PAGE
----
There are several different ways you can prevent shin splints. They are an overuse injury often caused by doing too much too soon when you exercise. There are several diagnoses to consider, such as nerve entrapments, medial stress syndrome, and tibialis posterior tendonitis. Dr. Parker will of course determine which of these similar presenting conditions is actually causing your symptoms.
Building up your routine gradually conditions your shins to handle the stress of your activities. Cross train regularly as well. Instead of doing the same exercises every day, take rest days for your lower limbs and do low-impact or upper body activities instead.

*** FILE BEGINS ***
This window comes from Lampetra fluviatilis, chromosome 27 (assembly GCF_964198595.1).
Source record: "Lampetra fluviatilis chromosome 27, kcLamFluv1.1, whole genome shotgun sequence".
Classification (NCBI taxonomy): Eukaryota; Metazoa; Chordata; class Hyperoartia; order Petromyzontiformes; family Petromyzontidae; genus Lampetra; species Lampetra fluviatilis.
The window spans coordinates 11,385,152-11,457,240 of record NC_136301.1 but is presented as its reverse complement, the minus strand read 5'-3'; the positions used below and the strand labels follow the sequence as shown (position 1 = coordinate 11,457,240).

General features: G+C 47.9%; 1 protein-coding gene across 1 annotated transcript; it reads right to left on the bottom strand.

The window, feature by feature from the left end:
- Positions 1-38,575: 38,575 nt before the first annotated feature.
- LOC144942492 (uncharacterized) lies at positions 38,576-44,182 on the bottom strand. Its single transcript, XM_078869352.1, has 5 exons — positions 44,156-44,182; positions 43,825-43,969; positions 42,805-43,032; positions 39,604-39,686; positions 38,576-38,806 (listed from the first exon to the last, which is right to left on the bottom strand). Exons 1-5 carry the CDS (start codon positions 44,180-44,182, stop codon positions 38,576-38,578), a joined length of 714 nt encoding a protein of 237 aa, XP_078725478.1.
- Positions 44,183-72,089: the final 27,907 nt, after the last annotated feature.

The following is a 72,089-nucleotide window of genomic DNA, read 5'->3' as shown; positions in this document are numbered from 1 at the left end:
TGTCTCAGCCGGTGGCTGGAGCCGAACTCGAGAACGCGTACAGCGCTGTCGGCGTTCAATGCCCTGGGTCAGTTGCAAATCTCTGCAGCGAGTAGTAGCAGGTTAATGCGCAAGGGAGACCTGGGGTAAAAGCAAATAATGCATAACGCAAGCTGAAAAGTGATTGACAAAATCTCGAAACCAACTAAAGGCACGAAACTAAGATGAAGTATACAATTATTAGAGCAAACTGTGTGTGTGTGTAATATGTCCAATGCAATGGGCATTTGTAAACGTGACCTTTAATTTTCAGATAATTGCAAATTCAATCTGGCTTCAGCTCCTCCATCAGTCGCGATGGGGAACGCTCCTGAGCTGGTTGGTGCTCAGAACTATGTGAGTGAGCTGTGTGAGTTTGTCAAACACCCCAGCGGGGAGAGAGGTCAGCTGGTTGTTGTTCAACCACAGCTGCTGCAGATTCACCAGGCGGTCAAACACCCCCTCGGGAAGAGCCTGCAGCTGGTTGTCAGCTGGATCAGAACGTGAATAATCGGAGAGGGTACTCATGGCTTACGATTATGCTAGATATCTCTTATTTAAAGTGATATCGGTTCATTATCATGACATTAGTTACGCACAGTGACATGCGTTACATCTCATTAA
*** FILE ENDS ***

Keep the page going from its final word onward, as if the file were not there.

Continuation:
Always warm up to make sure your muscles are ready to work before you start your routine. That way, they’re less likely to get injured. Make sure you wear well-fitted, supportive shoes to help your feet absorb the shock. If you can, try to avoid exercising on hard, unforgiving surfaces like concrete, too. Orthotics are in order if these conservative measures don’t help, or if you have a significant bowlegged situation or severe pronation.
If you notice your shins starting to ache and burn when you’re active, stop what you’re doing and rest. Catching and treating the problem early is an important part of preventing full-blown shin splints. Let Dr. Robert Parker know if you’re struggling with lower limb pain. Call our Houston office at (281) 497-2850 for an appointment or use our website to reach us for more information.